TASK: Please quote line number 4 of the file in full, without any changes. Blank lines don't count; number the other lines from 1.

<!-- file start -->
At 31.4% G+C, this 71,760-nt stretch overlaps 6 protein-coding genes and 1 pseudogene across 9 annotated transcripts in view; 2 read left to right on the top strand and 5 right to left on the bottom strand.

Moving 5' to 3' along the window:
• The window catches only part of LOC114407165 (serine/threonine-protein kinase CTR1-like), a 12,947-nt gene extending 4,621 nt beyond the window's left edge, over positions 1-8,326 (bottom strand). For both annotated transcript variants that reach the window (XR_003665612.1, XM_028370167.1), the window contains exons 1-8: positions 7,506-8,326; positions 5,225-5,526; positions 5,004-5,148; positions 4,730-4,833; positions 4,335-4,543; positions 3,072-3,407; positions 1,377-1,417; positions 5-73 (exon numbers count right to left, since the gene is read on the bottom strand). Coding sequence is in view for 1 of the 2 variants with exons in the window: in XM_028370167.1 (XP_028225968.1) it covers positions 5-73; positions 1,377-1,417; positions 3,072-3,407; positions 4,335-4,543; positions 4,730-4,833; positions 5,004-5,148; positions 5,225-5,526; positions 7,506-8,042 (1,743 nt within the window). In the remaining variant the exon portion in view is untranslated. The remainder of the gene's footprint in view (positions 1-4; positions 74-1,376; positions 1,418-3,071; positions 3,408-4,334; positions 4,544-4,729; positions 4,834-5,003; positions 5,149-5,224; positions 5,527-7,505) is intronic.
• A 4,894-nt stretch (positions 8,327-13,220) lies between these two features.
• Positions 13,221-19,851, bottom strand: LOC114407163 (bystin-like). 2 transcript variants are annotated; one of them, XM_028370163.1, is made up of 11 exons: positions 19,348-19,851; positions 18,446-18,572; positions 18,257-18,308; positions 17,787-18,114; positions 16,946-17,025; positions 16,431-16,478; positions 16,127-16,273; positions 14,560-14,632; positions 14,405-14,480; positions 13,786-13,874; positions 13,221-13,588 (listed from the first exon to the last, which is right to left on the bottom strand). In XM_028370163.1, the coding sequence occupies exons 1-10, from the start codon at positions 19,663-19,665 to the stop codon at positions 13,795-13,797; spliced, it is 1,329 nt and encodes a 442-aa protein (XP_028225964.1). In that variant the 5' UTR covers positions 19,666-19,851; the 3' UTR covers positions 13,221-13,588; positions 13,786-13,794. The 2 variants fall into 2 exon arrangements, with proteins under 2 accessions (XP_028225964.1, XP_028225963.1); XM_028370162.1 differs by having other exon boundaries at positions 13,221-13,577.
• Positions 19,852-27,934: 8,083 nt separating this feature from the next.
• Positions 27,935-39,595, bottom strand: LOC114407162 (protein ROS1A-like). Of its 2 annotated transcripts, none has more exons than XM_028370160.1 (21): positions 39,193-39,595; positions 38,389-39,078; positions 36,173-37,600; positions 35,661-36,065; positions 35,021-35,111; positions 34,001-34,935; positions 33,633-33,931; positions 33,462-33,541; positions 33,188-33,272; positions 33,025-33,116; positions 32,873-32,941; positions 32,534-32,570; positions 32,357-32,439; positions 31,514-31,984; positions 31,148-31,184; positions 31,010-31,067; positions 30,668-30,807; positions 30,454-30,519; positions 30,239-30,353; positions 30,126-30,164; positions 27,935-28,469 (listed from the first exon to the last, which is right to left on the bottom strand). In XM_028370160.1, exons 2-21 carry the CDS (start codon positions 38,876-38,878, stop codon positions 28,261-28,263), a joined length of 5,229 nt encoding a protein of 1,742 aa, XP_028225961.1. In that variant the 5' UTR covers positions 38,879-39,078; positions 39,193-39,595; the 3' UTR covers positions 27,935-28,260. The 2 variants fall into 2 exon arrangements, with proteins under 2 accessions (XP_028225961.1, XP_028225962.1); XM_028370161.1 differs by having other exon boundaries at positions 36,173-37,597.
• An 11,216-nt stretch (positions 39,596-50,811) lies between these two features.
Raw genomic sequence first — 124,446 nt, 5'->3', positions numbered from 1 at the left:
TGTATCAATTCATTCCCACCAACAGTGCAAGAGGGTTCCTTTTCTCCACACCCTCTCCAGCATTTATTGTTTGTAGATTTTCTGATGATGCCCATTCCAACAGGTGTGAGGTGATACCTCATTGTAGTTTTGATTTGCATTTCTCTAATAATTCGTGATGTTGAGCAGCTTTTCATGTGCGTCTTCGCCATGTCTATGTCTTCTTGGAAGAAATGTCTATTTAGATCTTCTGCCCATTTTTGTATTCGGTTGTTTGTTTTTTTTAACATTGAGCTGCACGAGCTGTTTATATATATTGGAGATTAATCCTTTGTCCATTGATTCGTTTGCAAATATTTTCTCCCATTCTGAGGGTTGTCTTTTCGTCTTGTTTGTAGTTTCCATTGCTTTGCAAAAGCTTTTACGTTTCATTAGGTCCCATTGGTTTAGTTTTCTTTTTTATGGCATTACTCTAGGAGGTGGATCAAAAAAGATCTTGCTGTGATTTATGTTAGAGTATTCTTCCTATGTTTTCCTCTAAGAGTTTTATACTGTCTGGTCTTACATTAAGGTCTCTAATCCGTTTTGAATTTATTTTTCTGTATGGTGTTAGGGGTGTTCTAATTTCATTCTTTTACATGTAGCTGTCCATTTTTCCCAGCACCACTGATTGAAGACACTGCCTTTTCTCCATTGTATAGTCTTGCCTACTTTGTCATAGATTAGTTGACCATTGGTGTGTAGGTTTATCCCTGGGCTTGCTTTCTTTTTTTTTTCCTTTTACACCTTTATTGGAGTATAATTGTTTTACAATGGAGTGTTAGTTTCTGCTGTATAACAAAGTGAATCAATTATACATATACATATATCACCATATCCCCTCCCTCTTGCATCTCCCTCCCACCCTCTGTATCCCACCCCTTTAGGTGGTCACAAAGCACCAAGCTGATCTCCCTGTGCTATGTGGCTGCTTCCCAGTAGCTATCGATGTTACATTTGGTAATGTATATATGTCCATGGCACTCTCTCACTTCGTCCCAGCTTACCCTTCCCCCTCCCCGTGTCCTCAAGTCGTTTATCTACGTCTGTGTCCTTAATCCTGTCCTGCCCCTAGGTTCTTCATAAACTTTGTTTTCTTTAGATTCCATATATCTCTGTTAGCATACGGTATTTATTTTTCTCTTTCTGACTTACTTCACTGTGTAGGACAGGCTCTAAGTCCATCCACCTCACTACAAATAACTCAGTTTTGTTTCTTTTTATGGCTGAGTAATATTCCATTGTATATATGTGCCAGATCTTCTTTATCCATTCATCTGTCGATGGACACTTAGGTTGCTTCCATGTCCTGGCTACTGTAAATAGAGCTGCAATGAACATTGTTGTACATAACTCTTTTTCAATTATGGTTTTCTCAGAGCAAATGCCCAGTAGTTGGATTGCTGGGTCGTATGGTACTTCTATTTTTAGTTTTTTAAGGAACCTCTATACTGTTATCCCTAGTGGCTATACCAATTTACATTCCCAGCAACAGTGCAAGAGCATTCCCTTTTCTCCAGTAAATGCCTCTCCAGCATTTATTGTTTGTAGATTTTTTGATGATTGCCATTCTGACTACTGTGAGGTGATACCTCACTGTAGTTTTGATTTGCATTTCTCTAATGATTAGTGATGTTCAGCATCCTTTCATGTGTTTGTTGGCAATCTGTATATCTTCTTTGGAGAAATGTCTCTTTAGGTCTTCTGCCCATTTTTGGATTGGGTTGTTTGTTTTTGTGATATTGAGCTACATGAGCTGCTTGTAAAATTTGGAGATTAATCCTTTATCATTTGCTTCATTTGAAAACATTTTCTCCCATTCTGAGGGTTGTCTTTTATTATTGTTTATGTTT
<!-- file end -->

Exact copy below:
• A 4,894-nt stretch (positions 8,327-13,220) lies between these two features.